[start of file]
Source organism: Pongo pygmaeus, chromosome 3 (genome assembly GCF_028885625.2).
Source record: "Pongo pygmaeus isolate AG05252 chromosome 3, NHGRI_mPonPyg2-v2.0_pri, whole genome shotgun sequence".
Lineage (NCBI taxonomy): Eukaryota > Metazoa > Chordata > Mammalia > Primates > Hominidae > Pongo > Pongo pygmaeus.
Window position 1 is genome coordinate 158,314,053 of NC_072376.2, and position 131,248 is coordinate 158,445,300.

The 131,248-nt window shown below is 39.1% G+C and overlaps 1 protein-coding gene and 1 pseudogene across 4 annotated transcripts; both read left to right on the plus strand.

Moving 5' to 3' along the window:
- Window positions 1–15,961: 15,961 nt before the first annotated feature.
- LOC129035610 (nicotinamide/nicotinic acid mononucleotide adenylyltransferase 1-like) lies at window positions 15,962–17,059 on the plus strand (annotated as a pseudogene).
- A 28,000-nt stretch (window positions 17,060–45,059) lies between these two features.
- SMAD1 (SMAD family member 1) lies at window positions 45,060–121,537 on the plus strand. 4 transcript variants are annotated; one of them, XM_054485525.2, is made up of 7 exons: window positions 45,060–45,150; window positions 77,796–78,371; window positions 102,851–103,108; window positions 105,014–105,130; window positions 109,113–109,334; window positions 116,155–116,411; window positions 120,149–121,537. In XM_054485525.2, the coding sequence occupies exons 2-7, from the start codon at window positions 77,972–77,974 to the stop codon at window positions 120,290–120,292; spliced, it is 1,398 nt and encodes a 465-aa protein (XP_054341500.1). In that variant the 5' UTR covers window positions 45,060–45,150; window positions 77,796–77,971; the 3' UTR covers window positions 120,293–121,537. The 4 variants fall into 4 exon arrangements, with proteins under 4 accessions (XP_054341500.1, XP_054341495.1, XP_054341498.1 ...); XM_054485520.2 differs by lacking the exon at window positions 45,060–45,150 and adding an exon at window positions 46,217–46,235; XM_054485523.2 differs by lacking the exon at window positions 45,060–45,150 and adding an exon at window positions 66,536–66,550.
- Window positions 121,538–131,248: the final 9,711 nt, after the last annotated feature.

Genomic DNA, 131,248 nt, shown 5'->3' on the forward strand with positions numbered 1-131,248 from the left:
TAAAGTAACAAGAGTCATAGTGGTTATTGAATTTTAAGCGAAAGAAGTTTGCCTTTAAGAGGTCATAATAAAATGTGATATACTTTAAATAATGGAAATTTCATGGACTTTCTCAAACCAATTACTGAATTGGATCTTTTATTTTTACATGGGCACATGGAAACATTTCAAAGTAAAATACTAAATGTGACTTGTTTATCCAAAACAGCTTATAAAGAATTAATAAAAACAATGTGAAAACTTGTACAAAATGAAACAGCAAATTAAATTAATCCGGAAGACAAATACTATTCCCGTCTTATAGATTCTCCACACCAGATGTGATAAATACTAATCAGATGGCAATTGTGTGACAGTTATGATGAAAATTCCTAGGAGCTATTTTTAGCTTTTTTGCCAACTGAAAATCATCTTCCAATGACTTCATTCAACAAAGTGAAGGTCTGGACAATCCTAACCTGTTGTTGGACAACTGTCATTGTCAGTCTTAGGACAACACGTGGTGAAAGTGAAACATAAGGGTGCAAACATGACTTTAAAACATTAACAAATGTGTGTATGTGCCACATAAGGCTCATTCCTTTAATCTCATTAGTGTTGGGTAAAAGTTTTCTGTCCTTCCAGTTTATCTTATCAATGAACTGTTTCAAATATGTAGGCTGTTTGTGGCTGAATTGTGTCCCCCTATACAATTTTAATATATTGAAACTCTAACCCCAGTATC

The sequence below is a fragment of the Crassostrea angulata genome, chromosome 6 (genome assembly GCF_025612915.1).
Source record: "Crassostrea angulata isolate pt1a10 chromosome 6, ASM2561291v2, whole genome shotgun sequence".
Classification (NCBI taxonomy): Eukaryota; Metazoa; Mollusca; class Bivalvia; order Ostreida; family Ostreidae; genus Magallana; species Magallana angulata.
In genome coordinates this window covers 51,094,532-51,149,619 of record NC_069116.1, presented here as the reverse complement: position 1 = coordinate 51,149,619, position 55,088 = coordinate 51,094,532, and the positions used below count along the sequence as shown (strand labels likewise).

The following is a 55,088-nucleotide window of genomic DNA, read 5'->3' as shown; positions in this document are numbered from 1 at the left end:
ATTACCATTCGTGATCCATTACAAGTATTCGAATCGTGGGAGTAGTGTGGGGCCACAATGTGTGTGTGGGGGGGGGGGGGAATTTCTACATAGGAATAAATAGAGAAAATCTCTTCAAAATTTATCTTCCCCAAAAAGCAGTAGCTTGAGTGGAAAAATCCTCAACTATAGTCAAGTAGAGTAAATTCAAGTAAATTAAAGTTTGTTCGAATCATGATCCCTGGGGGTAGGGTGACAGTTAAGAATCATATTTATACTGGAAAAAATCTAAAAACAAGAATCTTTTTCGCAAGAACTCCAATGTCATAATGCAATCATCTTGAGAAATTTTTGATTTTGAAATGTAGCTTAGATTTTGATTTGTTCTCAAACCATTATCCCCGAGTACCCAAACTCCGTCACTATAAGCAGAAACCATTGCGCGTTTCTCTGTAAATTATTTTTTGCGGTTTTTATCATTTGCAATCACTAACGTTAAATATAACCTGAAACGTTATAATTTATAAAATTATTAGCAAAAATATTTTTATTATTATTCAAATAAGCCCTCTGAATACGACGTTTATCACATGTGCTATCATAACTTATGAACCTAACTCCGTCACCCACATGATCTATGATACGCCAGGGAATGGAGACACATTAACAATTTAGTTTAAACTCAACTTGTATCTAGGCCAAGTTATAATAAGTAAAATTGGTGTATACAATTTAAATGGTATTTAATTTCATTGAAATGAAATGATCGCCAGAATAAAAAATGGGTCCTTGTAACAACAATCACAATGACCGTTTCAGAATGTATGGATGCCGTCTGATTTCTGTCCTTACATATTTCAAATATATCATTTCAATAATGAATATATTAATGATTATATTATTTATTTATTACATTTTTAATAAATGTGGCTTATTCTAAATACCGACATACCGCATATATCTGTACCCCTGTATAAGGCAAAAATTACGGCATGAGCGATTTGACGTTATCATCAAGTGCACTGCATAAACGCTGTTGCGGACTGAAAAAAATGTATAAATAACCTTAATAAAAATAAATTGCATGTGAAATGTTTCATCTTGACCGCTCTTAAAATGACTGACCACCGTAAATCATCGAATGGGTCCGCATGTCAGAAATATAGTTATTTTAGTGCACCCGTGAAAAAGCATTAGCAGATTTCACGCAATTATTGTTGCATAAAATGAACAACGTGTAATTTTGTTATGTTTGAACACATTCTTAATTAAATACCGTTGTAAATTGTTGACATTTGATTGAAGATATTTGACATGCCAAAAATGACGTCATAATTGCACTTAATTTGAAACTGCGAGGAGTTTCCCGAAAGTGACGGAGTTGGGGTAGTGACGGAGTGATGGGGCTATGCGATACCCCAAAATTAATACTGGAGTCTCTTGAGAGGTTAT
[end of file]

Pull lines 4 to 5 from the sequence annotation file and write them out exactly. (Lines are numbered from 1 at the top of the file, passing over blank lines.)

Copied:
Window position 1 is genome coordinate 158,314,053 of NC_072376.2, and position 131,248 is coordinate 158,445,300.

The 131,248-nt window shown below is 39.1% G+C and overlaps 1 protein-coding gene and 1 pseudogene across 4 annotated transcripts; both read left to right on the plus strand.